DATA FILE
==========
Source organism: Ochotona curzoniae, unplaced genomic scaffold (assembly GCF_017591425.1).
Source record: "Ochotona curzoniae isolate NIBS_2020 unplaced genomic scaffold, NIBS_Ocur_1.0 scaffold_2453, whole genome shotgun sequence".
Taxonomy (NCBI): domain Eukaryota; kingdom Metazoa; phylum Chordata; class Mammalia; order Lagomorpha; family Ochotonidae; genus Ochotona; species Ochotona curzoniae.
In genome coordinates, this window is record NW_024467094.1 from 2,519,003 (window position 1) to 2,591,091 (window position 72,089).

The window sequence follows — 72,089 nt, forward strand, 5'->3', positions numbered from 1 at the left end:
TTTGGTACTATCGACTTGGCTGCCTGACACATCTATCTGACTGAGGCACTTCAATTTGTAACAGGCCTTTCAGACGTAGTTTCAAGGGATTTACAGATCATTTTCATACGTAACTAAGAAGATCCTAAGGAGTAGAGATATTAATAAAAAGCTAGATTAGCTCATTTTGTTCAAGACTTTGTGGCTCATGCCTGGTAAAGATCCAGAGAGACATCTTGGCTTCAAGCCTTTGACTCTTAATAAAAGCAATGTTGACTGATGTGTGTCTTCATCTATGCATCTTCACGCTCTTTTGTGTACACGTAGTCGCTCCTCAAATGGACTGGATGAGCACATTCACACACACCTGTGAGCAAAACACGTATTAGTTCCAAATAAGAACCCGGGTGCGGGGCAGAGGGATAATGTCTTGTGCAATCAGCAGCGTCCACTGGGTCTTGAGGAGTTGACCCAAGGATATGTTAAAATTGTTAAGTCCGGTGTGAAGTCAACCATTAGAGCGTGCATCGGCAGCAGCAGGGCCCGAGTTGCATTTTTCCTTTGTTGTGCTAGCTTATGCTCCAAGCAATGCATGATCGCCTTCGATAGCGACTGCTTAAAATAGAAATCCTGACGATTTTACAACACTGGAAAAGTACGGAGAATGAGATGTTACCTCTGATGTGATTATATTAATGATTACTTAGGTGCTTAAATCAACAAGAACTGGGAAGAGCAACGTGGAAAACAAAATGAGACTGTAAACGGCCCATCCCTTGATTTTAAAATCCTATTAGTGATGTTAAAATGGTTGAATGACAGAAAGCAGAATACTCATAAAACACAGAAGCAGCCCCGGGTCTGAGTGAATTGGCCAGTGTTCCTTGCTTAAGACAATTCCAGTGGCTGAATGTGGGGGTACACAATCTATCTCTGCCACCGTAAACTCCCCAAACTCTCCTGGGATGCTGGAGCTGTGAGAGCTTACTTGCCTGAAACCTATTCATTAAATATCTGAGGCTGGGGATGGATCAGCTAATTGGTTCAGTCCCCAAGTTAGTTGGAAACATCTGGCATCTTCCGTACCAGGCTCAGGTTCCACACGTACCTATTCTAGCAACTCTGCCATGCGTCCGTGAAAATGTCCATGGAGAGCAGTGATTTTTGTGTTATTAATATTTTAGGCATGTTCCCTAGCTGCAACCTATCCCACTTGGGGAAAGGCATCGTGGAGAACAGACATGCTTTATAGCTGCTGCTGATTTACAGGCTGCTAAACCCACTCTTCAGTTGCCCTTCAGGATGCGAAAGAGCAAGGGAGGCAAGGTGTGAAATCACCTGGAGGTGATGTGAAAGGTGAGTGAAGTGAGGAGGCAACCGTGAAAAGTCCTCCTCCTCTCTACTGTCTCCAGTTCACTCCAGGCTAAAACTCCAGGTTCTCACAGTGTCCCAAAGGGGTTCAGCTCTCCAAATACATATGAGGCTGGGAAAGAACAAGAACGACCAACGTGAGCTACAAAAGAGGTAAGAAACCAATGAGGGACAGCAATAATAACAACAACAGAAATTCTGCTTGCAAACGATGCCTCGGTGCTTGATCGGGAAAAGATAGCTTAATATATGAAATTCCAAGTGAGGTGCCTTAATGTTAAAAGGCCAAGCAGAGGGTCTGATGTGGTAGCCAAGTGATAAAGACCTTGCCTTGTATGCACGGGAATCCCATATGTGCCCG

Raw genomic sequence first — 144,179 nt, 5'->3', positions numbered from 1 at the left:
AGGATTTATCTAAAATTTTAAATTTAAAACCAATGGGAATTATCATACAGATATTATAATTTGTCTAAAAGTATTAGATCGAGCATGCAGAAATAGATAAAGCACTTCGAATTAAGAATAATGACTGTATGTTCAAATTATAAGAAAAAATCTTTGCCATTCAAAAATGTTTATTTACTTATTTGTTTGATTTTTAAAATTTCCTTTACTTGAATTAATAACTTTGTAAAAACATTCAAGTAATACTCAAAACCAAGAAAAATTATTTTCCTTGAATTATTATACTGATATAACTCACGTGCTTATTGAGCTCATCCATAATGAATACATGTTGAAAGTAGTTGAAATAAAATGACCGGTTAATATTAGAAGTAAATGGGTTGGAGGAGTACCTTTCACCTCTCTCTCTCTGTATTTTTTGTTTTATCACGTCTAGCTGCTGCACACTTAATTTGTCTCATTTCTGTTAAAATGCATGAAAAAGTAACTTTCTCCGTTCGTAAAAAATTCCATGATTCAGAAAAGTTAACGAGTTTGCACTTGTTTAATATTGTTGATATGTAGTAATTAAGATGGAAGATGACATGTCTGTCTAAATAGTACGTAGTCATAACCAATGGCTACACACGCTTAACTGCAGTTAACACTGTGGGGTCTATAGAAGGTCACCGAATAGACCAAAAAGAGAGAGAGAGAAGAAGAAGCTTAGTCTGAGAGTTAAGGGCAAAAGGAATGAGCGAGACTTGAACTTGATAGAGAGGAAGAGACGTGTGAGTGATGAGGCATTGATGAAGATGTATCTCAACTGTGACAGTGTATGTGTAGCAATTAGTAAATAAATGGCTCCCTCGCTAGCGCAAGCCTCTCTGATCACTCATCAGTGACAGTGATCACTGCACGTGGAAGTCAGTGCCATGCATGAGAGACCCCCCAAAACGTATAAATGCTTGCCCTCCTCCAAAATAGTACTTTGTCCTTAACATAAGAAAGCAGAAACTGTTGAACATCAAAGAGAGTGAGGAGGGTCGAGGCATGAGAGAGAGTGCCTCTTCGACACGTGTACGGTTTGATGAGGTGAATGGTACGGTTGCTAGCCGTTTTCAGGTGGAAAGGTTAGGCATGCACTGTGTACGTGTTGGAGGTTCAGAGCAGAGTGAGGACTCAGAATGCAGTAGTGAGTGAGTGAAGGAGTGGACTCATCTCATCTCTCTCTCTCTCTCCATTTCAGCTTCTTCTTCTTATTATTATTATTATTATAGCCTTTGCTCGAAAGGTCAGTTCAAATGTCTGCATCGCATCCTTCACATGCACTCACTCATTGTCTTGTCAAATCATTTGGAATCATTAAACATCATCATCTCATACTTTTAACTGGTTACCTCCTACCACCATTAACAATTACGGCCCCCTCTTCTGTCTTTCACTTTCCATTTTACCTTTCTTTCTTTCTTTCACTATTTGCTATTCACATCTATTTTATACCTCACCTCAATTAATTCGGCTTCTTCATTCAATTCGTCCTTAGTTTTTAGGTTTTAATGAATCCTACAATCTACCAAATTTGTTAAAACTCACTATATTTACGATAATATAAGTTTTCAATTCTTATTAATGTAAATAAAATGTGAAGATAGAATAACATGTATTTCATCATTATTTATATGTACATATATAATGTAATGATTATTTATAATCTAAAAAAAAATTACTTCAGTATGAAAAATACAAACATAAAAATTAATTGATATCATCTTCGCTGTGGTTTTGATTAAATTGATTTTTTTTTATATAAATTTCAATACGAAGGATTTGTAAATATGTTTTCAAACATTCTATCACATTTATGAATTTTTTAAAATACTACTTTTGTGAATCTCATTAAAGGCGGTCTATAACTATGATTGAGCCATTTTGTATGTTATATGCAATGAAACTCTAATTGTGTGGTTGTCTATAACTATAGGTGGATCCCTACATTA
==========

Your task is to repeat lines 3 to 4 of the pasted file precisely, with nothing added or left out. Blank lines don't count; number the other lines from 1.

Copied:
Taxonomy (NCBI): domain Eukaryota; kingdom Metazoa; phylum Chordata; class Mammalia; order Lagomorpha; family Ochotonidae; genus Ochotona; species Ochotona curzoniae.
In genome coordinates, this window is record NW_024467094.1 from 2,519,003 (window position 1) to 2,591,091 (window position 72,089).